Say not, Wherefore have I not riches? or, If I had, I would give to the poor. Thou knowest not, if thou hadst them, whether thou wouldest not the rather be covetous. For now indeed thou sayest these things, but being put to the trial thou wouldest be different. Since also when we are satisfied, we think that we are able to fast; but when we have gone without a little space, other thoughts come into us. Again, when we are out of the way of strong drink, we think ourselves able to master our appetite, but no longer so, when we are caught by it.

Say not, Wherefore had I not the gift of teaching? or, If I had had it, I should have edified innumerable souls. Thou knowest not, if thou hadst it, whether it would not be to thy condemnation,—whether envy, whether sloth, would not have disposed thee to hide thy talent. Now, indeed, thou art now free from all these, and though thou give not “the portion of meat” (Luke 12:42), thou art not called to account: but then, thou wouldest have been responsible for many.

[9.] And besides, neither now art thou without the gift. Show in the little, what thou wouldst have been, if thou hadst had the other. “For if” (he says) “ye are not faithful in that which is little, how shalt any one give you that which is great?” (Luke 16:11.) Give such proof as did the widow; she had two farthings,2 and she cast in all, whatsoever she possessed.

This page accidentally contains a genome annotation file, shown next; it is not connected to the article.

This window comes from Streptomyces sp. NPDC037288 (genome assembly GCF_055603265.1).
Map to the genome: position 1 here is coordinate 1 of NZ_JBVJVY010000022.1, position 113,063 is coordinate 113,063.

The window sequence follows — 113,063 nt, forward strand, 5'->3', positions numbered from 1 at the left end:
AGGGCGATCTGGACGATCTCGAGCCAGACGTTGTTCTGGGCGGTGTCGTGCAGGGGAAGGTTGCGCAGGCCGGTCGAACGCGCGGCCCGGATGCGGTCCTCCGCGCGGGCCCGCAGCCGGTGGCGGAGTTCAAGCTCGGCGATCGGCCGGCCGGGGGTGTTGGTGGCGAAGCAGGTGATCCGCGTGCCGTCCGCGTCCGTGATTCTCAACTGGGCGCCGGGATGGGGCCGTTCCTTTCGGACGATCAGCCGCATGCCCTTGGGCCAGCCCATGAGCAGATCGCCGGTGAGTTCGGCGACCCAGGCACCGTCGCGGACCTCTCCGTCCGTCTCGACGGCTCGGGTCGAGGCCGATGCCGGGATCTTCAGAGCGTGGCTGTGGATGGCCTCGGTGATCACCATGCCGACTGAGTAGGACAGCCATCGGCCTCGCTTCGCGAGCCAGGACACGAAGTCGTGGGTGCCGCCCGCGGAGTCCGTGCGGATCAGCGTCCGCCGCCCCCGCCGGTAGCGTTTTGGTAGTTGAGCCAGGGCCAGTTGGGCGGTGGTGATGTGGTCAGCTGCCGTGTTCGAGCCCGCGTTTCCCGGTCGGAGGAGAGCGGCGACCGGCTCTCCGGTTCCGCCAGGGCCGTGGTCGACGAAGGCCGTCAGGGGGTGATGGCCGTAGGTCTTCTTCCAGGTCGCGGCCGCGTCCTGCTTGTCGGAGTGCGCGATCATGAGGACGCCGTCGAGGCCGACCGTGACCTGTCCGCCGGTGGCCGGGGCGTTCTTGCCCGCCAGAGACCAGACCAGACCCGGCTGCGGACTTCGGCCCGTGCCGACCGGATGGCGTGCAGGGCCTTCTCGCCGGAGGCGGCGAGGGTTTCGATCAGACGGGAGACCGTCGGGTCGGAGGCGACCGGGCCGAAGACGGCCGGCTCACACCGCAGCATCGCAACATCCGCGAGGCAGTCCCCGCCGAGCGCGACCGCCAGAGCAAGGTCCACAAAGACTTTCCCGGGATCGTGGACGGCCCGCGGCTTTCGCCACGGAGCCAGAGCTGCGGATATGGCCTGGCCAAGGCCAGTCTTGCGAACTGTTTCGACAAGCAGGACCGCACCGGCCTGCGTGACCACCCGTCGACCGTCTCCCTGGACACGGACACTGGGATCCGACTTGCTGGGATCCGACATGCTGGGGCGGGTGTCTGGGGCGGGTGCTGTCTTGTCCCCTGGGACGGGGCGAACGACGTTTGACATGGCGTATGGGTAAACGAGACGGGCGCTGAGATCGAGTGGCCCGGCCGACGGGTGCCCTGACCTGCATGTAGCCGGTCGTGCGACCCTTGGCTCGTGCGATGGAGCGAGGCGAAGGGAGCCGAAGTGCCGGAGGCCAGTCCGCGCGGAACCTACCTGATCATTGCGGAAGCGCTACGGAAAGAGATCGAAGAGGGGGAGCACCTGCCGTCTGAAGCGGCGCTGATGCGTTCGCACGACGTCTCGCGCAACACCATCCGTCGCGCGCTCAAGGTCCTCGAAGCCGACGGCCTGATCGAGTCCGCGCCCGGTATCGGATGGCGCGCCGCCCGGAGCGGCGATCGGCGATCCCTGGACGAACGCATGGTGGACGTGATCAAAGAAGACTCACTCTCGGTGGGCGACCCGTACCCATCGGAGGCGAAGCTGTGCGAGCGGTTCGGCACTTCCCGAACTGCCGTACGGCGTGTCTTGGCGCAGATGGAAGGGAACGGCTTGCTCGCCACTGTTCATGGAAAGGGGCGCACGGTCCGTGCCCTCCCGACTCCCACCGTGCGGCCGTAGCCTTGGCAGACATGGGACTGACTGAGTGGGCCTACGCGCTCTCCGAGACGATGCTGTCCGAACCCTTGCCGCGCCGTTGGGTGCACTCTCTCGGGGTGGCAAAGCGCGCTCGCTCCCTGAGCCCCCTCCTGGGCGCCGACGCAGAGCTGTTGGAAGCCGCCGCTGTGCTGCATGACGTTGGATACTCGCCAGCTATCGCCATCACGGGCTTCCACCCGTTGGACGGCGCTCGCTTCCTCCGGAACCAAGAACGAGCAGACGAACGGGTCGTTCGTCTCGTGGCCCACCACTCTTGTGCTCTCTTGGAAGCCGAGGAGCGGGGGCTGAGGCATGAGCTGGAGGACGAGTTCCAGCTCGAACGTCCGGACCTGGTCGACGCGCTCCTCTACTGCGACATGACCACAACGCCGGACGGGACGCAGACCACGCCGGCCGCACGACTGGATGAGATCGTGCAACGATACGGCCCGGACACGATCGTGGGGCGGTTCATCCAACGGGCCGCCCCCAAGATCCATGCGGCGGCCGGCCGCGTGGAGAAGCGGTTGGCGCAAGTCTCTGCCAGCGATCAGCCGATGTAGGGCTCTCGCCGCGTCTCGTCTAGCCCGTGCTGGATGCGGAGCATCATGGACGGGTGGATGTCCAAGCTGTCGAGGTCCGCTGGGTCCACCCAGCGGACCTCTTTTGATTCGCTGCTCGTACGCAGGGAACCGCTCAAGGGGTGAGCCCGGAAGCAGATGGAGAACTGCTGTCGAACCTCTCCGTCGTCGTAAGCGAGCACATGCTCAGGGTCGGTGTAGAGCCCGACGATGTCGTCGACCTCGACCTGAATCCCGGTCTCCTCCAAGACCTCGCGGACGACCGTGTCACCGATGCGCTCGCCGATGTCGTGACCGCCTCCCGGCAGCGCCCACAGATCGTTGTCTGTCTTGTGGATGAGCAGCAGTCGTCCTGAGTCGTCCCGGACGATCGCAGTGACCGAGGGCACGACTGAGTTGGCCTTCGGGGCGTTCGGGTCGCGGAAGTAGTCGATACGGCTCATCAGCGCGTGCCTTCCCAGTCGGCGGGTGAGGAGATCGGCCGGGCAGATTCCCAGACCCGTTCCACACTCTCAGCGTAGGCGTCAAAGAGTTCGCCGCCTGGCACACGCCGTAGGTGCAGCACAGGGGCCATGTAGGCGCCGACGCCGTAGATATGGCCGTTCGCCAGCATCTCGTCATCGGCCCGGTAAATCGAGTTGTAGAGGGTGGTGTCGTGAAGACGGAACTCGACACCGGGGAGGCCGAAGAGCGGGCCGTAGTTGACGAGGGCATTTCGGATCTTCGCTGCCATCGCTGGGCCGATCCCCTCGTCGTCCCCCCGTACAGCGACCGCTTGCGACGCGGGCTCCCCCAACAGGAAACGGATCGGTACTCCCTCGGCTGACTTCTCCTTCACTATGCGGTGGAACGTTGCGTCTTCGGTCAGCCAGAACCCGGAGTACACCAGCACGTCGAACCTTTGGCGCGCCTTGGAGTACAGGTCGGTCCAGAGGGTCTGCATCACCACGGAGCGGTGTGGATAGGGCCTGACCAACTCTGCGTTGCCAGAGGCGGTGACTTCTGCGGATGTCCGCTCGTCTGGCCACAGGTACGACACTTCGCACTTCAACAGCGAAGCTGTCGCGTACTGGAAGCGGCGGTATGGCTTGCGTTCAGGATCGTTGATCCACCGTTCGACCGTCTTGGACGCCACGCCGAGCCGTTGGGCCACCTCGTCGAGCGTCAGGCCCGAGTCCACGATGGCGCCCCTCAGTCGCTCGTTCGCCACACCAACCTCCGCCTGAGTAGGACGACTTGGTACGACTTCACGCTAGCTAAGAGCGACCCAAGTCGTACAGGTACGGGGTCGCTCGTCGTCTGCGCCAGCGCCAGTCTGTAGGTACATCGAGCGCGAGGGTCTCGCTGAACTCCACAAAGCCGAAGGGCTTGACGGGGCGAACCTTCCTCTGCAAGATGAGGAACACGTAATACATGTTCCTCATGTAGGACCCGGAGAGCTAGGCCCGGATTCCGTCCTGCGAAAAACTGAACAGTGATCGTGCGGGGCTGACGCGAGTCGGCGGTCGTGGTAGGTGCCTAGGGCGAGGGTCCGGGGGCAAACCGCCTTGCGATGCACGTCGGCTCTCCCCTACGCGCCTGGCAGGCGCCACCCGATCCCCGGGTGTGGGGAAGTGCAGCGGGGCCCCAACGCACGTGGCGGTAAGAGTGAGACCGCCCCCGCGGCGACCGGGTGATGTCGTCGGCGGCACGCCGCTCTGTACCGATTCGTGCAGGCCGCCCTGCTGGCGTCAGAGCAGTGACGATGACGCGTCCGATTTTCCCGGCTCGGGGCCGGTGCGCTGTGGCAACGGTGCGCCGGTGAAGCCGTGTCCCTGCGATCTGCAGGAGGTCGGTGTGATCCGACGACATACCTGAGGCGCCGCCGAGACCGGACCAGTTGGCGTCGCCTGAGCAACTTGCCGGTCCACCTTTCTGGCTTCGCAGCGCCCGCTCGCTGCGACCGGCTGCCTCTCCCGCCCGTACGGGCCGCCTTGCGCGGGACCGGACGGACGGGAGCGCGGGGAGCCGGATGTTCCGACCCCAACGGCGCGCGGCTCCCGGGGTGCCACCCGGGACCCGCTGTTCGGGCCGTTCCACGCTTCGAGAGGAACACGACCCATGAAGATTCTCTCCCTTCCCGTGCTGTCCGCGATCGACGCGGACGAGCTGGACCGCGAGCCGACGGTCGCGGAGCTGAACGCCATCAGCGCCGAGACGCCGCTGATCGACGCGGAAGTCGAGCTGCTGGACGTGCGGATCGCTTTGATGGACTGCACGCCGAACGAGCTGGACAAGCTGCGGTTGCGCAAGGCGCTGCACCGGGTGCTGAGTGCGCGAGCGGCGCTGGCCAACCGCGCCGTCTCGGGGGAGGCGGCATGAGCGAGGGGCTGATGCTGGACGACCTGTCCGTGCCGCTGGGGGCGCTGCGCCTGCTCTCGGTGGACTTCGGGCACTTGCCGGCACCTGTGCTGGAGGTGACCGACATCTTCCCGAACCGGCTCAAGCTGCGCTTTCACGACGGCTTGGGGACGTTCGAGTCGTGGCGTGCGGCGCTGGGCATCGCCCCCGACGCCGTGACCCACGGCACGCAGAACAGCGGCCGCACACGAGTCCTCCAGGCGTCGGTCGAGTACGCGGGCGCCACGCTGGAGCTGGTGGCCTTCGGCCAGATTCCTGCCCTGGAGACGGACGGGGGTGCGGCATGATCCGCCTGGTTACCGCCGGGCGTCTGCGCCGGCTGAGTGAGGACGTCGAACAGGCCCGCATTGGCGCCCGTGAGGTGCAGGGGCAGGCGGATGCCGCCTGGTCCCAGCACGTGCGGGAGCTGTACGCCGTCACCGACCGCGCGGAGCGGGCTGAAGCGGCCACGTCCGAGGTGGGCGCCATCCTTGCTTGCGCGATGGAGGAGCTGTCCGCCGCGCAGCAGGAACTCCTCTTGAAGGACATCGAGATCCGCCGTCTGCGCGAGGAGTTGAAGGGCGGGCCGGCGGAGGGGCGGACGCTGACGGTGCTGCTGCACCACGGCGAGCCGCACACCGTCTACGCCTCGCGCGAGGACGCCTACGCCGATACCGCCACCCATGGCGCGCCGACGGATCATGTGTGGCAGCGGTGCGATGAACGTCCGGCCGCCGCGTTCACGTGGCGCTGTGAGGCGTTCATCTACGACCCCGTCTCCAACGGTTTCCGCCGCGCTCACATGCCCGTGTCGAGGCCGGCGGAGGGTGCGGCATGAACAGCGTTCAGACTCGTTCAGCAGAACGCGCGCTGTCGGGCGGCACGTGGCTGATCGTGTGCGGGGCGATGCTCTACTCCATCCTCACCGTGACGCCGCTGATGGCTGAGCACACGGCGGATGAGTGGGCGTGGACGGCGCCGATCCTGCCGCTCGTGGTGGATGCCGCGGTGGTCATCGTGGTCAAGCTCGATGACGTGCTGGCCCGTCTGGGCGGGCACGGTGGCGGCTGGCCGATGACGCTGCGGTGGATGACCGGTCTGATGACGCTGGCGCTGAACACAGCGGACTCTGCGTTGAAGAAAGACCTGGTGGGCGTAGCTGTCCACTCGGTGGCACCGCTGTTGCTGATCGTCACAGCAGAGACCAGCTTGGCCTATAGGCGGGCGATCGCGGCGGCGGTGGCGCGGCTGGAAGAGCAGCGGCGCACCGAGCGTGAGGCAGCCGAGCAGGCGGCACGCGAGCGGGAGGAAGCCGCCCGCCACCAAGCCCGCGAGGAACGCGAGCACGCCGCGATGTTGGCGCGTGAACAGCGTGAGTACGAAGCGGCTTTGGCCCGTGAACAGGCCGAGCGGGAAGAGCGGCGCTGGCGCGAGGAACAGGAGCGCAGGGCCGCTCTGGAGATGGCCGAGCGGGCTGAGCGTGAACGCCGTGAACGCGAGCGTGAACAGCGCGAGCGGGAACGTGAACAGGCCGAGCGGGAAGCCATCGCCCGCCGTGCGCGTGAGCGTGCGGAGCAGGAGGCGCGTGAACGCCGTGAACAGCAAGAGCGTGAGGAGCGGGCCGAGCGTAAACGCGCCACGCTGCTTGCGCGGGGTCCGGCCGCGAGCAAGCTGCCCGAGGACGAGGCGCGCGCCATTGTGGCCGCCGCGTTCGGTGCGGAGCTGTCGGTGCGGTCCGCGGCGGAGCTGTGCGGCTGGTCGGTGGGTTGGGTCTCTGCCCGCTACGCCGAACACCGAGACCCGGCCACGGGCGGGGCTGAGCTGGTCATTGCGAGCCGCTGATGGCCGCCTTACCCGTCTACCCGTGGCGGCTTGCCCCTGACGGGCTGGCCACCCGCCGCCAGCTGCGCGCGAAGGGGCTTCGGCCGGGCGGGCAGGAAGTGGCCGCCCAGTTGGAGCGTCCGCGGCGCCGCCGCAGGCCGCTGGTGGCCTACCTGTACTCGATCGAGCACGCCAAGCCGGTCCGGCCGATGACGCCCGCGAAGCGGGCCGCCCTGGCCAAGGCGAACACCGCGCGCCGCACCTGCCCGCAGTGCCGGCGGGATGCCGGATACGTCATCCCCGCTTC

Dost thou seek riches? Prove that thou thinkest lightly of the few things, that I may trust thee also concerning the many things. But if thou dost not think lightly even of these, much less wilt thou do so of the other.

Again, in speech, prove that thou canst use fitly exhortation and counsel. Hast thou not external eloquence? hast thou not store of thoughts? But nevertheless thou knowest these common things. Thou hast a child, thou hast a neighbor, thou hast a friend, thou hast a brother, thou hast kinsmen. And though publicly before the Church, thou art not able to draw out a long discourse, these thou canst exhort in private. Here, there is no need of rhetoric, nor of elaborate discourse: prove in these, that if thou hadst skill of speech, thou wouldest not have neglected it. But if in the small matter thou art not in earnest, how shall I trust thee concerning the great?

For, that every man can do this, hear what Paul saith, how he charged even lay people; “Edify,” he says, “one another, as also ye do.” (1 Thess. 5:11.) And, “Comfort one another with these words.” (1 Thess. 4:18.) God knoweth how He should distribute to every man. Art thou better than Moses? hear how he shrinks from the hardship. “Am I,” saith he, “able to bear them? for Thou saidst to me, Bear them up, as a nursing-father would bear up the sucking-child.” (Num. 11:12.) What then did God? He took of his spirit and gave unto the others, showing that neither when he bare them was the gift his own, but of the Spirit. If thou hadst had the gift, thou wouldst perchance3 have been lifted up, perchance wouldst thou have been turned out of the way. Thou knowest not thyself as God knoweth thee. Let us not say, To what end is that? on what account is this? When God dispenseth, let us not demand an account of Him: for this [is] of the uttermost impiety and folly. We are slaves, and slaves far apart from our Master, knowing not even the things which are before us.